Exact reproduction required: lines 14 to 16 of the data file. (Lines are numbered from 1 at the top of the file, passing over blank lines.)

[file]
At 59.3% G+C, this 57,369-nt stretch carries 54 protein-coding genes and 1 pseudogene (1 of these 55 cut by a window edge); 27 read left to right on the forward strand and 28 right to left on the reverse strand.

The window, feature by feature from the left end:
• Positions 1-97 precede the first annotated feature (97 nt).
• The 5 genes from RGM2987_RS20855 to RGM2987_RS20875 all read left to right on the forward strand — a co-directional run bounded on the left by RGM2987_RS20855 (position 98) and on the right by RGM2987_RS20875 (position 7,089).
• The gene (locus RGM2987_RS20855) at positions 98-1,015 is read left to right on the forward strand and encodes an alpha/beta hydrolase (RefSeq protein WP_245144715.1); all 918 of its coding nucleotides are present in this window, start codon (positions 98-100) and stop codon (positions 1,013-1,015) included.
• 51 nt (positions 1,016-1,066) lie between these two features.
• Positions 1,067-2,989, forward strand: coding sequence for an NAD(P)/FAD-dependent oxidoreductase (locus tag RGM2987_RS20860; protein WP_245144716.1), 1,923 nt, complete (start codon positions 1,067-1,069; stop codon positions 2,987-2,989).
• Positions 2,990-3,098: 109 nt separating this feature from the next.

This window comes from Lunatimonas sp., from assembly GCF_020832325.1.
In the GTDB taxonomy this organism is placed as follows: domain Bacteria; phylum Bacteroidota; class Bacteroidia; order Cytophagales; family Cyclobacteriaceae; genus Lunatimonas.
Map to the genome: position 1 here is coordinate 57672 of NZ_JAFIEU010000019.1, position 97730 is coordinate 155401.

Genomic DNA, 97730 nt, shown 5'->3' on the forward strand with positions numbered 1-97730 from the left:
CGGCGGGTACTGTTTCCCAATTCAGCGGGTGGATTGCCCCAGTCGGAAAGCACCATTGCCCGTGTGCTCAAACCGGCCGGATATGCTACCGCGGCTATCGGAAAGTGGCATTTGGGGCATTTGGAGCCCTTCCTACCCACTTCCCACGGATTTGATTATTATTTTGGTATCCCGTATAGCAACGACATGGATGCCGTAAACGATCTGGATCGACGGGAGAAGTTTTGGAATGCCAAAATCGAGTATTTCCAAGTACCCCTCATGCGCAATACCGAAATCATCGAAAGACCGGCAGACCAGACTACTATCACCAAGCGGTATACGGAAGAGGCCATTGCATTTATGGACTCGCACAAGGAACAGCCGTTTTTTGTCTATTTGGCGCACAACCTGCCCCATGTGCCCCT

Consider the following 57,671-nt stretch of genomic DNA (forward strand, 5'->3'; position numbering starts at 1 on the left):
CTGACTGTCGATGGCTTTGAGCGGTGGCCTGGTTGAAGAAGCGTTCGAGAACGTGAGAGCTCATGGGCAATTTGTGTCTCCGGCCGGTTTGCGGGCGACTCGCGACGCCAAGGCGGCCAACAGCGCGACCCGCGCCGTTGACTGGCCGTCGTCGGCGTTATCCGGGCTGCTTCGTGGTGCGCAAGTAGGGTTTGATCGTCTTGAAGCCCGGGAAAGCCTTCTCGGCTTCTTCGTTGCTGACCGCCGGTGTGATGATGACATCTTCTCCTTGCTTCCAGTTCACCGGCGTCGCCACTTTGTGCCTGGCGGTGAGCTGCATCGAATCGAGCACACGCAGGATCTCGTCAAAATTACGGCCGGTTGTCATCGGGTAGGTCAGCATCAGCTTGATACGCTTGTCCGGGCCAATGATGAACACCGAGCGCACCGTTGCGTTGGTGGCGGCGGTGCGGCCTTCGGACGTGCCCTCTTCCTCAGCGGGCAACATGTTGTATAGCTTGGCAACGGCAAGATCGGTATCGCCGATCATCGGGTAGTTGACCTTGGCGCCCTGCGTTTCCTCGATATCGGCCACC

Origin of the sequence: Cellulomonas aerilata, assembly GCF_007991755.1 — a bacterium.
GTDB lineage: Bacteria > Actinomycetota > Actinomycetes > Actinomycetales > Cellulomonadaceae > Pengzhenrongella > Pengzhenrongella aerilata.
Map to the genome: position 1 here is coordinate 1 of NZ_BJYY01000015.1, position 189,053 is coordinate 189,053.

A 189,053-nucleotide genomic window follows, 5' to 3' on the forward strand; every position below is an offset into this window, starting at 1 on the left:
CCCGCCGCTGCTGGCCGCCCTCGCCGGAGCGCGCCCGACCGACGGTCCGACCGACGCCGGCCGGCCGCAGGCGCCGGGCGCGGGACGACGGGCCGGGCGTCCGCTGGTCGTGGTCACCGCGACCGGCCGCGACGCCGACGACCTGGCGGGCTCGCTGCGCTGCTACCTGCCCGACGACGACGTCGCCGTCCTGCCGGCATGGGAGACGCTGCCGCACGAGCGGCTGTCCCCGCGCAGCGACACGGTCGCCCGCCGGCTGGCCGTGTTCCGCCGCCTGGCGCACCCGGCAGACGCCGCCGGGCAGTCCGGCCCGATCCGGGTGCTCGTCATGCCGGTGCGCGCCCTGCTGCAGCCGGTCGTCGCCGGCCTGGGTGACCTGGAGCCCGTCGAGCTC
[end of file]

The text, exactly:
Consider the following 57,671-nt stretch of genomic DNA (forward strand, 5'->3'; position numbering starts at 1 on the left):
CTGACTGTCGATGGCTTTGAGCGGTGGCCTGGTTGAAGAAGCGTTCGAGAACGTGAGAGCTCATGGGCAATTTGTGTCTCCGGCCGGTTTGCGGGCGACTCGCGACGCCAAGGCGGCCAACAGCGCGACCCGCGCCGTTGACTGGCCGTCGTCGGCGTTATCCGGGCTGCTTCGTGGTGCGCAAGTAGGGTTTGATCGTCTTGAAGCCCGGGAAAGCCTTCTCGGCTTCTTCGTTGCTGACCGCCGGTGTGATGATGACATCTTCTCCTTGCTTCCAGTTCACCGGCGTCGCCACTTTGTGCCTGGCGGTGAGCTGCATCGAATCGAGCACACGCAGGATCTCGTCAAAATTACGGCCGGTTGTCATCGGGTAGGTCAGCATCAGCTTGATACGCTTGTCCGGGCCAATGATGAACACCGAGCGCACCGTTGCGTTGGTGGCGGCGGTGCGGCCTTCGGACGTGCCCTCTTCCTCAGCGGGCAACATGTTGTATAGCTTGGCAACGGCAAGATCGGTATCGCCGATCATCGGGTAGTTGACCTTGGCGCCCTGCGTTTCCTCGATATCGGCCACC

Origin of the sequence: Cellulomonas aerilata, assembly GCF_007991755.1 — a bacterium.